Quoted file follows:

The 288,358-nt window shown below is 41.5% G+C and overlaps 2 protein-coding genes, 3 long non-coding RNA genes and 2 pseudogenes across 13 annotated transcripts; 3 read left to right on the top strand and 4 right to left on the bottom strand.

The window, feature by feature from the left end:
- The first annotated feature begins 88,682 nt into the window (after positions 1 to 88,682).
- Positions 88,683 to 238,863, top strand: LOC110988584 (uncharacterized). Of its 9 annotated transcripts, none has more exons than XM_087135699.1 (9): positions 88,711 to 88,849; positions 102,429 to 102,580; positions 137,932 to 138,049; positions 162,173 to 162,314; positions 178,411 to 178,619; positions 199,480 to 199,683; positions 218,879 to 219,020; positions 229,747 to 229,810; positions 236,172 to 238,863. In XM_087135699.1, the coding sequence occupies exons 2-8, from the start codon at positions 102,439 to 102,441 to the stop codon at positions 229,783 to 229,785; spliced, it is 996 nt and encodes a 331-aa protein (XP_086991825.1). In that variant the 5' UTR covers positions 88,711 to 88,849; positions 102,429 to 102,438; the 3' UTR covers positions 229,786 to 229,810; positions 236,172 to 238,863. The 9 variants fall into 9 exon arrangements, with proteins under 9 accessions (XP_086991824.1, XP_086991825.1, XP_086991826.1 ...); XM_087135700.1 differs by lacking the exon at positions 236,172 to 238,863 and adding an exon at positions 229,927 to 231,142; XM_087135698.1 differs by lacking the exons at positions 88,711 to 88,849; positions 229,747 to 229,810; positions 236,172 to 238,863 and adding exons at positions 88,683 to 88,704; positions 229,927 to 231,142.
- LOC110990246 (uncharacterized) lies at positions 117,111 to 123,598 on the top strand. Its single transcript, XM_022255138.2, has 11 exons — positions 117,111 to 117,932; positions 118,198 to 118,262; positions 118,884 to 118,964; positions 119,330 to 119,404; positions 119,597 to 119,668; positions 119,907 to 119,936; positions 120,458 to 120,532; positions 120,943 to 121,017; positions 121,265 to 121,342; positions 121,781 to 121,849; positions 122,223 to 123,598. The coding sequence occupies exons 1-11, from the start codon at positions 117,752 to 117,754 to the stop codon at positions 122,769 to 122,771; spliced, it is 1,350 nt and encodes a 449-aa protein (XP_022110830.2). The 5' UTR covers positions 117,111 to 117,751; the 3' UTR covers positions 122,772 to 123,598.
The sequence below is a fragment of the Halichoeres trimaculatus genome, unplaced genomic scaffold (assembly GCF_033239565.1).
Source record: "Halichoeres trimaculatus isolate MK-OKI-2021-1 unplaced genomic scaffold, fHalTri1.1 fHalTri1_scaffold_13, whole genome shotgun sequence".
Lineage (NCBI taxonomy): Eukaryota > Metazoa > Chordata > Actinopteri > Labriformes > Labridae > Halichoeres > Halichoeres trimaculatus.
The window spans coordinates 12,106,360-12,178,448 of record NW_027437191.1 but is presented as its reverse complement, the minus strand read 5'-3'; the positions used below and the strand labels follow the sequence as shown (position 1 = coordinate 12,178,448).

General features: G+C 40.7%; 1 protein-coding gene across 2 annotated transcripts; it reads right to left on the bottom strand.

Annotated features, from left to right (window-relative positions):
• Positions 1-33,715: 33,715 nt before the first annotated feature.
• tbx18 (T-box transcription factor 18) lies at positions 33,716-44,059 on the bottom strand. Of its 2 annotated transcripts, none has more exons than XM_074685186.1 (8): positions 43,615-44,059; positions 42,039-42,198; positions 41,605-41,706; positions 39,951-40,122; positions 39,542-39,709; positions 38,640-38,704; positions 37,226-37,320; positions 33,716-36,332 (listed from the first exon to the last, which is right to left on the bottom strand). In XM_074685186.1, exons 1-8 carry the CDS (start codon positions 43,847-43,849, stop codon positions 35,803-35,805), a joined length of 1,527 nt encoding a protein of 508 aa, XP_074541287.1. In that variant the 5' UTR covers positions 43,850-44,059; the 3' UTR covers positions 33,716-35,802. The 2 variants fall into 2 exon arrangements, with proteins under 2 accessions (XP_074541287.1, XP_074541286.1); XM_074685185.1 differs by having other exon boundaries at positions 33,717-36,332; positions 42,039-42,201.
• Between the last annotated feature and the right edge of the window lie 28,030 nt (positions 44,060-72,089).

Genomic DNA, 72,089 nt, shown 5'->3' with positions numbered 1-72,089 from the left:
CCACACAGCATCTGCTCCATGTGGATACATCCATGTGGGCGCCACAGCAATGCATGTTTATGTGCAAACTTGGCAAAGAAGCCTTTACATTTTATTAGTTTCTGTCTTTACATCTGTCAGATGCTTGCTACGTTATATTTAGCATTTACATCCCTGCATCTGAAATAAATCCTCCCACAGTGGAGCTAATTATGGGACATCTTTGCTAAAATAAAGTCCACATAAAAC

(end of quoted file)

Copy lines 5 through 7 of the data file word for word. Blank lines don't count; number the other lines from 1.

- LOC110990246 (uncharacterized) lies at positions 117,111 to 123,598 on the top strand. Its single transcript, XM_022255138.2, has 11 exons — positions 117,111 to 117,932; positions 118,198 to 118,262; positions 118,884 to 118,964; positions 119,330 to 119,404; positions 119,597 to 119,668; positions 119,907 to 119,936; positions 120,458 to 120,532; positions 120,943 to 121,017; positions 121,265 to 121,342; positions 121,781 to 121,849; positions 122,223 to 123,598. The coding sequence occupies exons 1-11, from the start codon at positions 117,752 to 117,754 to the stop codon at positions 122,769 to 122,771; spliced, it is 1,350 nt and encodes a 449-aa protein (XP_022110830.2). The 5' UTR covers positions 117,111 to 117,751; the 3' UTR covers positions 122,772 to 123,598.
The sequence below is a fragment of the Halichoeres trimaculatus genome, unplaced genomic scaffold (assembly GCF_033239565.1).
Source record: "Halichoeres trimaculatus isolate MK-OKI-2021-1 unplaced genomic scaffold, fHalTri1.1 fHalTri1_scaffold_13, whole genome shotgun sequence".